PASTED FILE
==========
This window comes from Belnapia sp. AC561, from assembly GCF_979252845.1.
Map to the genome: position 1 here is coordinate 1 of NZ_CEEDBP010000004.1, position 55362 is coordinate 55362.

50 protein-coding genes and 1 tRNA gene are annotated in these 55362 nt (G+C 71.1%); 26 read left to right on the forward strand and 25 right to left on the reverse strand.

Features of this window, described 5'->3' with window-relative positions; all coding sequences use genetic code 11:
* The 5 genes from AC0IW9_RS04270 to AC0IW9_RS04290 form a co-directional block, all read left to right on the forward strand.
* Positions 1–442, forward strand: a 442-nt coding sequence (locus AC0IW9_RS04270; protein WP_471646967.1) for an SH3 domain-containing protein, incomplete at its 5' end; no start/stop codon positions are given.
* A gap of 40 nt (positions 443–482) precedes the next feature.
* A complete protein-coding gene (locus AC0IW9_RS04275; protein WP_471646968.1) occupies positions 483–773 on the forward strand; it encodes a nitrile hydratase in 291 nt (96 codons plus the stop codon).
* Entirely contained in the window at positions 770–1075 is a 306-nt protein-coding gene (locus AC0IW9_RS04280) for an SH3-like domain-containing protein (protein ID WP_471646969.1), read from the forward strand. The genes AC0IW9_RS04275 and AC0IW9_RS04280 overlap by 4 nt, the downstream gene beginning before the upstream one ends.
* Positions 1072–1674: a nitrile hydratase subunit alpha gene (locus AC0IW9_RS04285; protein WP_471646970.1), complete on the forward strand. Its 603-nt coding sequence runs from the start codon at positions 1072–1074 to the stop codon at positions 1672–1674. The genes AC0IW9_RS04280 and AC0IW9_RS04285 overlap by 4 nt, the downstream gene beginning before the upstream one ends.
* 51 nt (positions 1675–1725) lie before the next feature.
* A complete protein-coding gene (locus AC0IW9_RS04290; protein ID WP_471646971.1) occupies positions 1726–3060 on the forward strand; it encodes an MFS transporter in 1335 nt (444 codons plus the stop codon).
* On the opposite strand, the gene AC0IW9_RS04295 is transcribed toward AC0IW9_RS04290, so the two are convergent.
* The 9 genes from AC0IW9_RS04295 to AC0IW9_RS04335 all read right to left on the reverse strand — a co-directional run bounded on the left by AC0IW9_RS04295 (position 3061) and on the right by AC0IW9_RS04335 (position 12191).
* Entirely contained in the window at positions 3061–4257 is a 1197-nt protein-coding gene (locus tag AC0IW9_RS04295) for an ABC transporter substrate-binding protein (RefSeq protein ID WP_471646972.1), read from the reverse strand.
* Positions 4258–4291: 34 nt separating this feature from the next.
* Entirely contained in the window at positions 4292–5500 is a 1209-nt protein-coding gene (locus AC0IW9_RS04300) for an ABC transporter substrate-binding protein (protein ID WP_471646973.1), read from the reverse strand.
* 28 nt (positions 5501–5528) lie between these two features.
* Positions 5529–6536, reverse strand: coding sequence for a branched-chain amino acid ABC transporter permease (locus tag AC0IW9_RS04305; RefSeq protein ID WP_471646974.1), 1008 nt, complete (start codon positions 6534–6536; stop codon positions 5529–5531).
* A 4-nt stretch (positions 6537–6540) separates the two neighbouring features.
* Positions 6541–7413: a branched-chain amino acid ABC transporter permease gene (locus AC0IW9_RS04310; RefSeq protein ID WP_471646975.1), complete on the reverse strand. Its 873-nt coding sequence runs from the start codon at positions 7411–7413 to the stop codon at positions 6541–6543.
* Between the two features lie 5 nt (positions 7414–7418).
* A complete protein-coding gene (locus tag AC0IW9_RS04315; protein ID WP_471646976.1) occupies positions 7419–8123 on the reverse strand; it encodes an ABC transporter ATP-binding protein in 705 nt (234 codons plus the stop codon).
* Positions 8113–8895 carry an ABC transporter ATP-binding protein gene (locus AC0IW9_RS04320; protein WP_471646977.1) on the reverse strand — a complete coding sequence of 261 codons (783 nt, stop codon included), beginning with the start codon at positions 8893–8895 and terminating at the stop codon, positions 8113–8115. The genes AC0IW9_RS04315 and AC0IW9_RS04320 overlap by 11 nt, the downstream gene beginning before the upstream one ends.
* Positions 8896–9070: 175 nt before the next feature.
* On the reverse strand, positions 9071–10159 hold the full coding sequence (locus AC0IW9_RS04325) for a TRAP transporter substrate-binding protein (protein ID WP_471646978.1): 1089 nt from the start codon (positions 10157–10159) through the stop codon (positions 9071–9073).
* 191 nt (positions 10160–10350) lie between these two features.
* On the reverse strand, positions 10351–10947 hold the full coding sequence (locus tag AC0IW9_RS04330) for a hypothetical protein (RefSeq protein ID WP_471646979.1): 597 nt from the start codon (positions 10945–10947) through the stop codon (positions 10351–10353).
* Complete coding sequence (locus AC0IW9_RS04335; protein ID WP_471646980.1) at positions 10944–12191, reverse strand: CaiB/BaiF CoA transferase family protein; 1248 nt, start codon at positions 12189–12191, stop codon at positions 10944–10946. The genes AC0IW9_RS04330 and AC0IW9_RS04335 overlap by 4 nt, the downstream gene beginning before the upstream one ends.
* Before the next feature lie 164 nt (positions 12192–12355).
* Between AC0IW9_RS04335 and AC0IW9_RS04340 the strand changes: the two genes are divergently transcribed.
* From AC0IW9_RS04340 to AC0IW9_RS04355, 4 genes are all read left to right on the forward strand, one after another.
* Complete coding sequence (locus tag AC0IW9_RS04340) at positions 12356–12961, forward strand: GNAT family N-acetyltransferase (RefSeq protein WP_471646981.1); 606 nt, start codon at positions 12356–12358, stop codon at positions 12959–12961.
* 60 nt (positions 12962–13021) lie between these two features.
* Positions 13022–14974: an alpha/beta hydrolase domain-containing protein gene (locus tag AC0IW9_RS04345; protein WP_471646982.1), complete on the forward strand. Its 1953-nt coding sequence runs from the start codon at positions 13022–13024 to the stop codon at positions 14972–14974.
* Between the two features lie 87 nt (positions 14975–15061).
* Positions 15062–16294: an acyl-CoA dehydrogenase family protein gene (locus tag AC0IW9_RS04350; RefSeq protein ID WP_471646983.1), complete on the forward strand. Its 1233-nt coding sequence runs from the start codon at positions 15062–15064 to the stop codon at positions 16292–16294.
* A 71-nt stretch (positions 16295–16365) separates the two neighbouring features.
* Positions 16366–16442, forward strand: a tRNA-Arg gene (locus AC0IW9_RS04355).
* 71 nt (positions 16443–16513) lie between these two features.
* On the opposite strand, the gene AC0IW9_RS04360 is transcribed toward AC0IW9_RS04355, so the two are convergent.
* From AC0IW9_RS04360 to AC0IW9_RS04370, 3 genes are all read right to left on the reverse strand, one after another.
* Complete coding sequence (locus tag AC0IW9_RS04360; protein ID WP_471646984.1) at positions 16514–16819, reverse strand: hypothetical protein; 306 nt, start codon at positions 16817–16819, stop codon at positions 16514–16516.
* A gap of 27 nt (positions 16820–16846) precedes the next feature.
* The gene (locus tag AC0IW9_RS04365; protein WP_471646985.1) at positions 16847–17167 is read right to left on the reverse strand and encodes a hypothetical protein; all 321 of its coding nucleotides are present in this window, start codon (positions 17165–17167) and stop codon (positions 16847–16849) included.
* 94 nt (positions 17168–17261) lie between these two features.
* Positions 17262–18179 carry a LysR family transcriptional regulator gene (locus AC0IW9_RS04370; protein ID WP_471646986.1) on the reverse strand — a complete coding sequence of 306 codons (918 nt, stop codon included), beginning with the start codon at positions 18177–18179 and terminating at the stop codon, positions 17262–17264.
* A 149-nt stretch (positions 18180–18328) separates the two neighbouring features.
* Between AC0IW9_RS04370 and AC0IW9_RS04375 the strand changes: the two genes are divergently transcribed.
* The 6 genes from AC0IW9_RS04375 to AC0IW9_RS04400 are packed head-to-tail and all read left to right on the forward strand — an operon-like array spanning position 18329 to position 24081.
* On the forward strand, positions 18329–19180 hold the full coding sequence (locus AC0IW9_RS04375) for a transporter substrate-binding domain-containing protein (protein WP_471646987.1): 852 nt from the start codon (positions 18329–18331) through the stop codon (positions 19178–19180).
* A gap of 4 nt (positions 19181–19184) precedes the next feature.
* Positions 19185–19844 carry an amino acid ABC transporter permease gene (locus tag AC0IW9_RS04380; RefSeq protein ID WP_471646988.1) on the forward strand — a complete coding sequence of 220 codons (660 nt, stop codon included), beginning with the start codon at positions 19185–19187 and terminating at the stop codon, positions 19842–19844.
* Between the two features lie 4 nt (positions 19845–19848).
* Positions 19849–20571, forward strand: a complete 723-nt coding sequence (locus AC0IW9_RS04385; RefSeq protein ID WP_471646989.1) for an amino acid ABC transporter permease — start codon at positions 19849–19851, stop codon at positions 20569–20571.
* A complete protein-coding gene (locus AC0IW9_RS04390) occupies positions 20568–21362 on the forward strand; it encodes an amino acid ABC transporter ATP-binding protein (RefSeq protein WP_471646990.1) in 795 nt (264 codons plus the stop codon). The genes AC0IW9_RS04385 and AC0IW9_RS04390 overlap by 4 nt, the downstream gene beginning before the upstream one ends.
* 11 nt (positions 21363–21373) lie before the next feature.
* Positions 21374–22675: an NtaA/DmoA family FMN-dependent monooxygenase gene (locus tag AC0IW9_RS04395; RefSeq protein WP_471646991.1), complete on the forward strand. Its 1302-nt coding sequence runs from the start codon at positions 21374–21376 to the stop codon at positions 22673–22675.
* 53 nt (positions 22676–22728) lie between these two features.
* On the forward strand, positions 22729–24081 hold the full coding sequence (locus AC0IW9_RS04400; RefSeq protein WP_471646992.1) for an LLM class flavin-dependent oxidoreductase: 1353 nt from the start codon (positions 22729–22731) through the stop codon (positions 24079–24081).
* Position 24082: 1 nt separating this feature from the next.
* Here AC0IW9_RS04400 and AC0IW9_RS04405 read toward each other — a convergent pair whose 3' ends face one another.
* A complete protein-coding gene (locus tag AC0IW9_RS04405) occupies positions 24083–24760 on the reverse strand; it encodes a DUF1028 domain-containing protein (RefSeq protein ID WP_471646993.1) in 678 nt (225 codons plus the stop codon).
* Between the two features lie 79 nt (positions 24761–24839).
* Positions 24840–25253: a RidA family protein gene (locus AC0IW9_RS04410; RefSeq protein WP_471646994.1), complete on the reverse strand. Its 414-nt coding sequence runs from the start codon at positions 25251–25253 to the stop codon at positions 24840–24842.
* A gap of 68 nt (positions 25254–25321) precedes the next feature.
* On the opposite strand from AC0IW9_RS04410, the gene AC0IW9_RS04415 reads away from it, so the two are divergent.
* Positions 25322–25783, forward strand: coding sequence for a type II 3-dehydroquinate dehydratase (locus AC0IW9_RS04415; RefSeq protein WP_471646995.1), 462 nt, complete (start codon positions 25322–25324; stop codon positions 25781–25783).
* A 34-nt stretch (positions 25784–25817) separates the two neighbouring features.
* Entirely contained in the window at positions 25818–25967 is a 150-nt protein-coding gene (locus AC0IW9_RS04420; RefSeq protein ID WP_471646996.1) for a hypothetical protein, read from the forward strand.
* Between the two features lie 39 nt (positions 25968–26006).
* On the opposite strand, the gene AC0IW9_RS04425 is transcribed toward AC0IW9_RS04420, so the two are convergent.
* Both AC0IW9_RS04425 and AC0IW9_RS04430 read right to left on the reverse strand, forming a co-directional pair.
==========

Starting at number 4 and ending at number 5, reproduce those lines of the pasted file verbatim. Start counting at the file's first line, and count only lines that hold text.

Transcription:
Features of this window, described 5'->3' with window-relative positions; all coding sequences use genetic code 11:
* The 5 genes from AC0IW9_RS04270 to AC0IW9_RS04290 form a co-directional block, all read left to right on the forward strand.